Illustration by Alisa Yang

Illustration by Alisa Yang


A Little Less Snobby

I became a Los Angeles artist about the same time Artillery became a Los Angeles art magazine. This 10-year anniversary issue naturally makes everybody wonder whether there’s anything special about art in Los Angeles as opposed to the art mainstream that’s defined by New York.

Here are the obvious differences:

That one guy with the camera is at all the openings.

The big public art is less likely to be black and rectangular and more likely to have like a wave or yellow in it.

The line between the kind of art you usually see in Artforum and the kind you usually see in Juxtapoz is thinner here—though still strictly enforced.

The line between the kind of art you usually see in Artforum and the kind you usually see in ads in the back of Art News is thinner here—though still somewhat enforced.

The line between the kind of art you usually see in Artforum and the kind you usually see painted on a train station wall is thinner here—though still enforced, I think.

There are more things that have to do with movies.

In New York, the art dealers in Chelsea and the Lower East Side would’ve stuffed Artwalk in a sack and thrown it off a bridge years ago.

Sometimes weird celebrities buy your paintings.

More drugs.

The art is often goofier, often on purpose.

To sum all this up: the LA art world is a little less snobby than the New York art world. This accounts for one of the less obvious differences: The same work of art often sells faster in New York than in Los Angeles.

This is extra strange because contemporary art is bought by people who all have internet and think of plane tickets as pocket change. Out in the real world things increasingly happen everywhere at once simultaneously—albums, political campaigns, movies, Pokemon Go—not art. Art trickles out unevenly, the way nothing else that costs five or six figures should. There is absolutely no reason, in 2016, that art should be bound by time and space the way local phenomena are—yet it is. The entire profession of art advisors is predicated on it and there would be no art fairs if things weren’t that way.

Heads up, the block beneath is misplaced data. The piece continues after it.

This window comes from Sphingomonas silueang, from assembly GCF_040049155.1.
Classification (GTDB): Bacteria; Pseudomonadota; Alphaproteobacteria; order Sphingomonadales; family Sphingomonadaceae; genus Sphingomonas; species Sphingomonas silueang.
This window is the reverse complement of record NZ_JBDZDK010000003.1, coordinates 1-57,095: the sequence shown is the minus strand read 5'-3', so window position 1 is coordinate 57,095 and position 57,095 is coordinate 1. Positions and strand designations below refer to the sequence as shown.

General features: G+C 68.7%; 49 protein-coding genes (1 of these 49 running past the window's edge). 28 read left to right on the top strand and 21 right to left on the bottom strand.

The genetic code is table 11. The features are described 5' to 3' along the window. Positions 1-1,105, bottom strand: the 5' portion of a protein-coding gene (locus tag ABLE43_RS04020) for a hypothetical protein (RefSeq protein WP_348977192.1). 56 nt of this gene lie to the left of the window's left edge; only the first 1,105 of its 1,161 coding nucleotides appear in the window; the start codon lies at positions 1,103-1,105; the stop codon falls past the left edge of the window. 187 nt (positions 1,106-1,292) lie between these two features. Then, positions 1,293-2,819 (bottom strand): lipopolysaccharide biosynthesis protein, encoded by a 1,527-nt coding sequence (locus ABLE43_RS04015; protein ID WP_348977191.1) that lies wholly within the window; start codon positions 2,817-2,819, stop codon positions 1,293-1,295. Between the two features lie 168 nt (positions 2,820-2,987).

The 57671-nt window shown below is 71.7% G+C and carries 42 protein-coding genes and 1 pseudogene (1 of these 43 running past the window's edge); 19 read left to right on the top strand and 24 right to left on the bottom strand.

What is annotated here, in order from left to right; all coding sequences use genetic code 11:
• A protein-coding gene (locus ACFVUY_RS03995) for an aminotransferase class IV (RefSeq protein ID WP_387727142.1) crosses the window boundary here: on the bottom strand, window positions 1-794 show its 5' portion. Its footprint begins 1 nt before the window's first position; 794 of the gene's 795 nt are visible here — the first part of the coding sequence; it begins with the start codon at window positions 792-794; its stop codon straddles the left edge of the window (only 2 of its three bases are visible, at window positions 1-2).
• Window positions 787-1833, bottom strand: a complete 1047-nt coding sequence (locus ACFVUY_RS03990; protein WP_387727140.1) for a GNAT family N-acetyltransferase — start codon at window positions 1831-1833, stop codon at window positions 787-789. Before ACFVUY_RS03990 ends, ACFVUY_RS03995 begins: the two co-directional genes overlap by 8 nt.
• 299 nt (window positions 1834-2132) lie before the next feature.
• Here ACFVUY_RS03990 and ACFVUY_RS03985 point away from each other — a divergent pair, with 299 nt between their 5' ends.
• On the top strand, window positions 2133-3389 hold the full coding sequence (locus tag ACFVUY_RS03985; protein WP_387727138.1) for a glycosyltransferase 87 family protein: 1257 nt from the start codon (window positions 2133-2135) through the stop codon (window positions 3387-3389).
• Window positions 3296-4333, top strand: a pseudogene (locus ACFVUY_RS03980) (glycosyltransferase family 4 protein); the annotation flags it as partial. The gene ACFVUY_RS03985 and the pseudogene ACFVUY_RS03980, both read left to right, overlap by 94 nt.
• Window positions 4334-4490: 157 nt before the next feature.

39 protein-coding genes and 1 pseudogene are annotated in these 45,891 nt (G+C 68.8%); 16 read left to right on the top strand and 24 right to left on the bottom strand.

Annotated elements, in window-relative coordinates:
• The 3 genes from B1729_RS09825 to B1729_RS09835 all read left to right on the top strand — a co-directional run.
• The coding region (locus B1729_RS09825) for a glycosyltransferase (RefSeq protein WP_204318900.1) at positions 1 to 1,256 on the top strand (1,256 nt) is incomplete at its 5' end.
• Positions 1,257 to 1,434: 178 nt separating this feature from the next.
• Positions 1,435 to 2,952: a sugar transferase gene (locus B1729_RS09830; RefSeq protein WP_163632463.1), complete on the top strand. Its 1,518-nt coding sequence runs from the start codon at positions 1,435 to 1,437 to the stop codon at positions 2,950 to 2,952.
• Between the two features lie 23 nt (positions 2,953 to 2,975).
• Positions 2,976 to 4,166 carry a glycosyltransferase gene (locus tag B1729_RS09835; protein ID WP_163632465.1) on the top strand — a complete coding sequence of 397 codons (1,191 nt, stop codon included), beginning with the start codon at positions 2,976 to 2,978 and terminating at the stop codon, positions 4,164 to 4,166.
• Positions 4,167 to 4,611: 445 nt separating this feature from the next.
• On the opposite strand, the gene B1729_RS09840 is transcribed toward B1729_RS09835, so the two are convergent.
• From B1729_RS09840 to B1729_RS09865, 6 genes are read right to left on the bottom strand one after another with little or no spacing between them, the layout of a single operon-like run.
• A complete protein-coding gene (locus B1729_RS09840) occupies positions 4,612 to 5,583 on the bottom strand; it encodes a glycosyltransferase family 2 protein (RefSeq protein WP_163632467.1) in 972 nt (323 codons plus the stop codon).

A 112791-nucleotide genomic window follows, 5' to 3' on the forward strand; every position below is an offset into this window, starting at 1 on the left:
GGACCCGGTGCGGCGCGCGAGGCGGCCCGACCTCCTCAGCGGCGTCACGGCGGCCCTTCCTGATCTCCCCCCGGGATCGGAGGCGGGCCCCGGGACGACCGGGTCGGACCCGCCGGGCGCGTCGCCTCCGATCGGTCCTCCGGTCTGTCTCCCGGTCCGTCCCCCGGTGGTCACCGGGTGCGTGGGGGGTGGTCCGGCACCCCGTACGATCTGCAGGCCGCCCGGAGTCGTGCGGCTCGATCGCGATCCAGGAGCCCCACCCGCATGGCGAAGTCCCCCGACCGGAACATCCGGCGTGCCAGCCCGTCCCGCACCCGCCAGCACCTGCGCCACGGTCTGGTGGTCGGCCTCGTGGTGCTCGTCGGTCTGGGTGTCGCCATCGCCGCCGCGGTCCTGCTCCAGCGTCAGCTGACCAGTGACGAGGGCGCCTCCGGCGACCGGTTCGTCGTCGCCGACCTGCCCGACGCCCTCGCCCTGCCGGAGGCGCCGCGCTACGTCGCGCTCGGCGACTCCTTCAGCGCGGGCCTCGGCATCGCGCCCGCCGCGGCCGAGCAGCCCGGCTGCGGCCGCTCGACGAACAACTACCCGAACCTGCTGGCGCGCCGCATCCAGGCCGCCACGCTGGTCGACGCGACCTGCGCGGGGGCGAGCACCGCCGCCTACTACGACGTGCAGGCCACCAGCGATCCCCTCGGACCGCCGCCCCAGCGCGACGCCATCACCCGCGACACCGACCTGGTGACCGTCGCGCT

When it trickles out in New York—people snap it up. In New York, art-buying is part of the city’s identity and they take it seriously. In LA—well it’s one option for conspicuous consumption among many. You could get a Schnabel… or a Shag couch in magenta neoprene.

Snobbery enforces the line between contemporary art and the stuff that for one reason or another doesn’t count, but it also creates the market for contemporary art as we know it. If it weren’t for the perceived social and intellectual halo surrounding Kelleys, Koonses and Watteaus they would be sold like chandeliers, life-sized pewter ostriches, fountain pens and every other luxury item—by size, cost of materials and the amount of work it looks like somebody put in. Too little snobbery and the concept of Contemporary Art doesn’t exist. Too much of it and it’s too boring to care if it exists. In between is money.

LA art has always erred non-snob because in the land of movies, no artist can pretend to be important. This casts LA in an unfamiliar role—an underminer of glamor and pretension. New York artists, with their references and gray slabs, take the risk of seeming dull; LA artists so often risk seeming drunk. Wry disillusionment is the major mode of LA art: myths, projects, ideas, cultures—they fail. In Baldessari’s, Kelley’s, McCarthy’s, Kienholz’ and Ruscha’s attempts to form a straight line, comforting toys, Disney characters, Beaneries, profound words—they go awry, and it’s funny.

Hesitant re-illusionment is the secondary mode—in this kind of art, the artist drinks in glamor, but knowingly and wistfully. In Catherine Opie’s surfers, the Finish Fetishists and Pettibon’s waves, commercial or conventional symbols of freedom, majesty, beauty are presented and the artist goes “But aren’t they actually beautiful anyway? And is it a little sad that that’s as good as it gets?” The thing is presented along with an acknowledgment of not its fragility (this is not National Geographic) but its limits—the artificialness of our relationship to nature, the temporariness of youth, the inequality and envy entrained by stardom.

Few LA artists seem to run right past cultural anything and ask for raw, contextless fascination—Chris Burden and Nancy Rubins sometimes, and some of the street artists. There is already so much here, and it asks so much of us.